- The Washington Times - Wednesday, August 5, 2009

Generation X may have found its own Annie Hall in Zooey Deschanel’s portrayal of Summer Fin in the season’s offbeat hit “(500) Days of Summer.”

“Like Annie Hall, Summer does not market herself to men. She is independent, yet slightly quirky, and she proves that she can be the object of a man’s obsession,” says Hope Hanafin, the film’s costume designer, referring to the title character of the Woody Allen classic, brought to life by Diane Keaton.

Summer Fin is a 20-something from Michigan who finds herself in Los Angeles working as an assistant for a greeting-card company. Although the film’s narrator classifies her as “average height and weight,” she wins plenty of admirers in the office, chief among them Tom Hanson, portrayed by Joseph Gordon-Levitt, a smart but lovesick dreamer who falls hard for the free-spirited Summer.

Tom’s fascination with Summer is the basis of the film’s plotline, and Ms. Hanafin explains that Summer’s unique style and confidence, like Annie Hall’s, are central to the story’s telling.

“I wanted the clothes to be classic and have a life beyond this time. People will be watching this film 20 years from now and looking at the clothes,” she says.

“We wanted something timeless and less trendy. The actors understood how to create that identity through clothes,” says the film’s director, Marc Webb, who worked closely with Ms. Hanafin on the aesthetics of every scene.

Although Mr. Webb volunteers that he did not use “Annie Hall” as a “reference,” he concedes that the two female leads do have similarities and distinguish themselves as women through their sartorial choices.

“What Ruth Morley did was take classic pieces and twist them and work through her leading lady,” Ms. Hanafin says of “Annie Hall’s” famed costume designer, who died in 1991.

In 2 1/2 weeks, and with a limited budget, Ms. Hanafin created a wardrobe that, like the leading lady who dons it, is a delicious contradiction.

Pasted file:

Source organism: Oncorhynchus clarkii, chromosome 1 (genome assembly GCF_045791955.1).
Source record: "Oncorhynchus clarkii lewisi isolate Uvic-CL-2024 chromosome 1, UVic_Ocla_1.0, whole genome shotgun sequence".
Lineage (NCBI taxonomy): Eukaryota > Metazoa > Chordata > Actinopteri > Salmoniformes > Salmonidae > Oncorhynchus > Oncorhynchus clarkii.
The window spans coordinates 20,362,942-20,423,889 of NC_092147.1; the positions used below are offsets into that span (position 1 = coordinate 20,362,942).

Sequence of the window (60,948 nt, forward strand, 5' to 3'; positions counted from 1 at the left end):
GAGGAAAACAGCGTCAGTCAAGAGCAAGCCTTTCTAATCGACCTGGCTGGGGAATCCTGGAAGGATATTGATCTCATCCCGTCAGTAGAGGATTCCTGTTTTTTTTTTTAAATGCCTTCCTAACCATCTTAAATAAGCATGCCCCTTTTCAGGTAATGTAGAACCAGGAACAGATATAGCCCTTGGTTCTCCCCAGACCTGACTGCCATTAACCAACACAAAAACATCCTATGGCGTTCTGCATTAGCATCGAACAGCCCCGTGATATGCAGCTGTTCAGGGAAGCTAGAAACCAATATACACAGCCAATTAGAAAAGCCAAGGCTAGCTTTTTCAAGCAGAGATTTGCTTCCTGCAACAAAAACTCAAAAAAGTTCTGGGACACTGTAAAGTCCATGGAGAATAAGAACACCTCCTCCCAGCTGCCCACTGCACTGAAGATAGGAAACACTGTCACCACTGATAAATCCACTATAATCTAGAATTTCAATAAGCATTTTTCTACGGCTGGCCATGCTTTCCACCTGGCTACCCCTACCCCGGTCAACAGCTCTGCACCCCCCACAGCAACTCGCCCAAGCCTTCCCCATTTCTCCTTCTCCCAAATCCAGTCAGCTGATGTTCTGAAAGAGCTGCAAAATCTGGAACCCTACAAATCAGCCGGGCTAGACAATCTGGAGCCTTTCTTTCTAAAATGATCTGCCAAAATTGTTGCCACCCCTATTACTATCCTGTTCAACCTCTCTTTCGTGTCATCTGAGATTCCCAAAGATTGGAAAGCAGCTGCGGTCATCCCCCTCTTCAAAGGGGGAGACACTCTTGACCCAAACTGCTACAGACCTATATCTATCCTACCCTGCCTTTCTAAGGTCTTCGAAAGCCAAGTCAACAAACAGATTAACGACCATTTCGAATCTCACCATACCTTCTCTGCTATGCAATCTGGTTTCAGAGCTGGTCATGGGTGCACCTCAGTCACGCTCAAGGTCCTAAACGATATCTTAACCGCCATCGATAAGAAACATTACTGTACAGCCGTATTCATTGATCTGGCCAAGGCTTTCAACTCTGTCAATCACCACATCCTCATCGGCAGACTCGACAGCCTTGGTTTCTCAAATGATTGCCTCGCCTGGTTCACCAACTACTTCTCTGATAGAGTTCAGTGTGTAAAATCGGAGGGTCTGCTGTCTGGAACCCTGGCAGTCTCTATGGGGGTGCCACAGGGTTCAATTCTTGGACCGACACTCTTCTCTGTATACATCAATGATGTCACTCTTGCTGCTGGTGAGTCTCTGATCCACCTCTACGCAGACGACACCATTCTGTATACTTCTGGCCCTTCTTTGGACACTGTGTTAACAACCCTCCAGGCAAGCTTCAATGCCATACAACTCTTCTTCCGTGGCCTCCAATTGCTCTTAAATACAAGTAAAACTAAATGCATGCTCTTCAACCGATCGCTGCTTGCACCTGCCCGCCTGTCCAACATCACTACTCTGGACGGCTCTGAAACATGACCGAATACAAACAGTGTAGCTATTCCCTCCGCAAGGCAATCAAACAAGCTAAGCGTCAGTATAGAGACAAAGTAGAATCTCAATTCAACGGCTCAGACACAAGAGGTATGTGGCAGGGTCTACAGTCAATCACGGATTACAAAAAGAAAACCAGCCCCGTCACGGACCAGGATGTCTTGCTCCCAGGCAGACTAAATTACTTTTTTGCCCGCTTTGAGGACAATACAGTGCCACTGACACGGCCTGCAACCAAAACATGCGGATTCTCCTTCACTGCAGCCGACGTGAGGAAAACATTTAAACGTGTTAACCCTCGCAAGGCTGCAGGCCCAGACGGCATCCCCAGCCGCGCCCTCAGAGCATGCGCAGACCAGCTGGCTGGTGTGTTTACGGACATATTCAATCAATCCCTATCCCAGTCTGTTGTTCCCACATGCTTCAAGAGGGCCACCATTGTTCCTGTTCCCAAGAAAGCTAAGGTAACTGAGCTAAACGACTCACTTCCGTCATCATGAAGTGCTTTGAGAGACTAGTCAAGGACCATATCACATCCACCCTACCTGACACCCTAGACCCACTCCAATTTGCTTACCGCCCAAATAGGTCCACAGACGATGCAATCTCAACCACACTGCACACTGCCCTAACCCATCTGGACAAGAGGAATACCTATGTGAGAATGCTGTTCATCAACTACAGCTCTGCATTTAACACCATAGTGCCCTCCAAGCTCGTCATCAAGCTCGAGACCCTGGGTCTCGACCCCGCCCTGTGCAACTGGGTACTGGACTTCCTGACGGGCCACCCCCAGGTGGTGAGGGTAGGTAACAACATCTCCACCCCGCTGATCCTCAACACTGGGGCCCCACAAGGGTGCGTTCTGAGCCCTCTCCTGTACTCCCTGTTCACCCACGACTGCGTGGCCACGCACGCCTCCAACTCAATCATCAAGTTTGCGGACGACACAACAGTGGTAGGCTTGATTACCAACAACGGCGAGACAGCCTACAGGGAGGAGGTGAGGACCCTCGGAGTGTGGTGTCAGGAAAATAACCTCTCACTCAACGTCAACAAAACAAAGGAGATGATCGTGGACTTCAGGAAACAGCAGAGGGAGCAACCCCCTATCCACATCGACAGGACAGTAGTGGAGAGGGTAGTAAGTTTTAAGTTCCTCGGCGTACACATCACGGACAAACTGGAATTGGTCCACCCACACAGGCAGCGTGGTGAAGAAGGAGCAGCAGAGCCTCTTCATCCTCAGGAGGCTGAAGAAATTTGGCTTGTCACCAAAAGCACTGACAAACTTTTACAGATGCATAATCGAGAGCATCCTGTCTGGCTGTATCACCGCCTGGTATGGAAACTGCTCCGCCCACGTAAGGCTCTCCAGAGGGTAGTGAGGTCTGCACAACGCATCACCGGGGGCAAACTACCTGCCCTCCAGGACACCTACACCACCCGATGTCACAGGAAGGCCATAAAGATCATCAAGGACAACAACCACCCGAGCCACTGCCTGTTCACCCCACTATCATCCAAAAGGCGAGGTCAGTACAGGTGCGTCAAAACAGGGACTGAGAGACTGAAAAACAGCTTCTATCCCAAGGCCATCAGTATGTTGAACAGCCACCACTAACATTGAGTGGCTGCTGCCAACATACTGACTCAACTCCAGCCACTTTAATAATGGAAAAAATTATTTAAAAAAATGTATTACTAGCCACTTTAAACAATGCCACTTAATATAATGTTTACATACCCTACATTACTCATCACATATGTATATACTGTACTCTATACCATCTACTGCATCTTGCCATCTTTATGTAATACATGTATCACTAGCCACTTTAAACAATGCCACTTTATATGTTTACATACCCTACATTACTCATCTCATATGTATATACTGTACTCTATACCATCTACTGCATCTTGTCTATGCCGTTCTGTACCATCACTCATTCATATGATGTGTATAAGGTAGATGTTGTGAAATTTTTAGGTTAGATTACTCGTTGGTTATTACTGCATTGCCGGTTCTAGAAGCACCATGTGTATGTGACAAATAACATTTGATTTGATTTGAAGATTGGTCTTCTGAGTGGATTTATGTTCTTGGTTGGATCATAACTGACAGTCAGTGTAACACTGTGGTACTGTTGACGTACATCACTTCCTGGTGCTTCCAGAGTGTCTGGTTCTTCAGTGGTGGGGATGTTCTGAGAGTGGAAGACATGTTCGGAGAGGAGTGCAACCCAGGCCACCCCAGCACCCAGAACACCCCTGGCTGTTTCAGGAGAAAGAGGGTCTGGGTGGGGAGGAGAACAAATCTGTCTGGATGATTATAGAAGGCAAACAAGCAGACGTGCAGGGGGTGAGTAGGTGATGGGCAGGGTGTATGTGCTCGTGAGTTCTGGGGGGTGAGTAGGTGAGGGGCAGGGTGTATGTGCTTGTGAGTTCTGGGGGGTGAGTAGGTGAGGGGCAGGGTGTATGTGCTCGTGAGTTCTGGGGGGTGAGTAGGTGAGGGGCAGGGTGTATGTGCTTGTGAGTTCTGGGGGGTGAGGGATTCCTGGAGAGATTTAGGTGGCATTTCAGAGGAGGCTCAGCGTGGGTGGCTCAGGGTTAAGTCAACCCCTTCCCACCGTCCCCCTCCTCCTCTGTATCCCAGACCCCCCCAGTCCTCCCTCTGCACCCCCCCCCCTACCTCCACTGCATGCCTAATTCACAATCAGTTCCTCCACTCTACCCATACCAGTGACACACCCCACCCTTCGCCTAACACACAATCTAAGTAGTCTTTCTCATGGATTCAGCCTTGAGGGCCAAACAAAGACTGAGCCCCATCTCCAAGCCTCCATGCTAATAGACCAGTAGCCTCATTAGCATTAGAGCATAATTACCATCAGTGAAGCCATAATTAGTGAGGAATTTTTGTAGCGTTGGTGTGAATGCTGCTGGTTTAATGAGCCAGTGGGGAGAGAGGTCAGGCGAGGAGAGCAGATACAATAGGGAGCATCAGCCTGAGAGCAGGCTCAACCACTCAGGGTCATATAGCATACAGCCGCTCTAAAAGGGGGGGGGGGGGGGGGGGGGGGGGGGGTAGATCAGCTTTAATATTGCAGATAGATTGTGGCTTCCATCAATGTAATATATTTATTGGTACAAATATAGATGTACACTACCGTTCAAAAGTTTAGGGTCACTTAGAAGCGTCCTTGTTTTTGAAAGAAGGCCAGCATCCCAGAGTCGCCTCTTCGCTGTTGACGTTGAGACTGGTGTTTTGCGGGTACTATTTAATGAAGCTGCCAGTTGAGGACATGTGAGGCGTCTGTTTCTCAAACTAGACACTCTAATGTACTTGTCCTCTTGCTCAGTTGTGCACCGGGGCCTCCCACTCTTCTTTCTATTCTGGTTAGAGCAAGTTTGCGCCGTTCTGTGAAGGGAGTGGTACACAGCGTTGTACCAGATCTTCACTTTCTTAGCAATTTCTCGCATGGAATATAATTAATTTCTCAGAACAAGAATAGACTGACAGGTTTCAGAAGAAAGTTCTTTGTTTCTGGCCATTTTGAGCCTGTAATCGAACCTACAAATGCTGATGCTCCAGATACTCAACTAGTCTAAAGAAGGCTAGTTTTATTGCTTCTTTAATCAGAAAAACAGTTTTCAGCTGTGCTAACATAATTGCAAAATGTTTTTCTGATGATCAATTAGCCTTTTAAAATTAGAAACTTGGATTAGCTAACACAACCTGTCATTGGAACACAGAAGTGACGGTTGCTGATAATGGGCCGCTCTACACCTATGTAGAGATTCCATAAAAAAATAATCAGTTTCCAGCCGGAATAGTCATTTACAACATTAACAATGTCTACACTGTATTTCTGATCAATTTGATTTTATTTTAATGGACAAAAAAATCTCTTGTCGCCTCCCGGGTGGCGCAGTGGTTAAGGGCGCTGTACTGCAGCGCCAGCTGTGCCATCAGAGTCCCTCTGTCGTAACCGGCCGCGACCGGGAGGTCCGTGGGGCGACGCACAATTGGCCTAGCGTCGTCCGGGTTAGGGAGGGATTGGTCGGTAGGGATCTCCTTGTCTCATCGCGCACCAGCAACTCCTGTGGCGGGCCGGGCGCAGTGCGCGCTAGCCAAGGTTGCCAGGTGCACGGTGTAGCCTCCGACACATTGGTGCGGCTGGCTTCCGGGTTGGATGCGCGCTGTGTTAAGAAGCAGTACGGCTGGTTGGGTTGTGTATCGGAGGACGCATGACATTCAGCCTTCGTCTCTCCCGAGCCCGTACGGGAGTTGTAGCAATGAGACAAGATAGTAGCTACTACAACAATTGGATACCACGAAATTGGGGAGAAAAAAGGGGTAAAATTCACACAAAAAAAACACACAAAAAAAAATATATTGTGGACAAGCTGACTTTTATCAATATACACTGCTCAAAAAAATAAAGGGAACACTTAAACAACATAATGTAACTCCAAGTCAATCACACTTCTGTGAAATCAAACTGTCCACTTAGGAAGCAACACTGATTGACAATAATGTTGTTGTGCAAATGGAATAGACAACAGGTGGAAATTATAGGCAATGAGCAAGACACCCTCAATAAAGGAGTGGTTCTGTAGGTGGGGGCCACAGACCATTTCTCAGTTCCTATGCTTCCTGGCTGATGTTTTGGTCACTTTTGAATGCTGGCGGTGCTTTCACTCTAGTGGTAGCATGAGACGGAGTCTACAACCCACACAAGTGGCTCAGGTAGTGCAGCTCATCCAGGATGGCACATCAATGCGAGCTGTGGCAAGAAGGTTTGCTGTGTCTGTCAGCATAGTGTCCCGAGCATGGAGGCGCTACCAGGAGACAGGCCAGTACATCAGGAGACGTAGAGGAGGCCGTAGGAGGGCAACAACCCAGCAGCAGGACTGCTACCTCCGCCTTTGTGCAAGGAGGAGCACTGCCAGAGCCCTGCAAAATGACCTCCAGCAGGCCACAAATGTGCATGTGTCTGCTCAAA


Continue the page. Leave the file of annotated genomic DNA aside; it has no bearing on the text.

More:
She is edgy, yet girly. Sweet, yet slightly aloof. Averse to the idea of love, yet prone to wearing flirty bows in her long, lustrous hair. She is unconventional but is fond of wearing brooches on her lapel like a 1960s housewife. She simmers with sensuality but sports prim shirtdresses, buttoned-up blouses and argyle cardigans.

According to Ms. Hanafin, the demure “Summer look,” which some have summarized as “1960s London schoolgirl,” was entirely calculated.

“People who see the film think that Summer is a cynic, but she’s really a closet romantic,” Mr. Webb adds.

When the viewer is introduced to Summer early in the film, she is in a simple blouse with a butterfly pin from Ms. Hanafin’s personal collection perched on her shoulder. Like the elusive insect, Summer remains an enigma to the audience, and much to his vexation, to Tom. She’s beautiful to watch but hard to catch.

“She throws Tom off. She has this dichotomy. Unlike Borat’s fascination with Pamela Anderson, we wanted Tom to fall in love with Summer’s spirit and not her overt sexuality,” Ms. Hanafin says. “We banned the Los Angeles look. No spaghetti straps, no cleavage, no hip-hugger jeans, and no Uggs.”

Miss Deschanel, who went on shopping trips with Ms. Hanafin to strike the right looks, was involved in the building of the image, much to Mr. Webb’s amusement.

Zooey has very specific taste and is a very classy woman. If I asked her to walk around in a bikini, she would have walked off the set,” he says.

Mr. Webb and Ms. Hanafin agreed from the beginning that Summer’s crystal-blue eyes, which sparkle with life and intelligence, should be highlighted by the set and costumes.

“She wears blue in every scene and, most importantly, no one else wears blue,” Ms. Hanafin explains.

The character’s economic situation also was taken into consideration. “I wanted the characters to be real,” Ms. Hanafin says. “She is a young person from the Midwest, working as an assistant. I wanted her clothes to be accessible and affordable, but we wanted the emphasis to be on her spirit and personality.”

Ms. Hanafin says most of the pieces she selected for Summer were “from Old Navy, Target, vintage and thrift stores,” adding that two of the more popular frocks (a silk gown worn to a wedding and a print halter sundress for a rooftop party) were antique pieces from the 1950s and 1960s.

“The guys have been asking my agent where they can get a couple of the dresses,” Ms. Hanafin says with relish.

As for Summer’s footwear, she wears flat shoes purchased mainly “from Keds and Payless. She is opposite of ‘Sex and the City’ in that regard,” Ms. Hanafin notes, referring to the popular series and film that turned shopping for outrageously expensive stilettos into an art form.

“Her look is the high and the low, without the high.”

Indeed, Mr. Webb summarizes the “Summer look” with what he sees as her greatest virtue: “Honesty. She never lies, and that is reflected in her beauty.”

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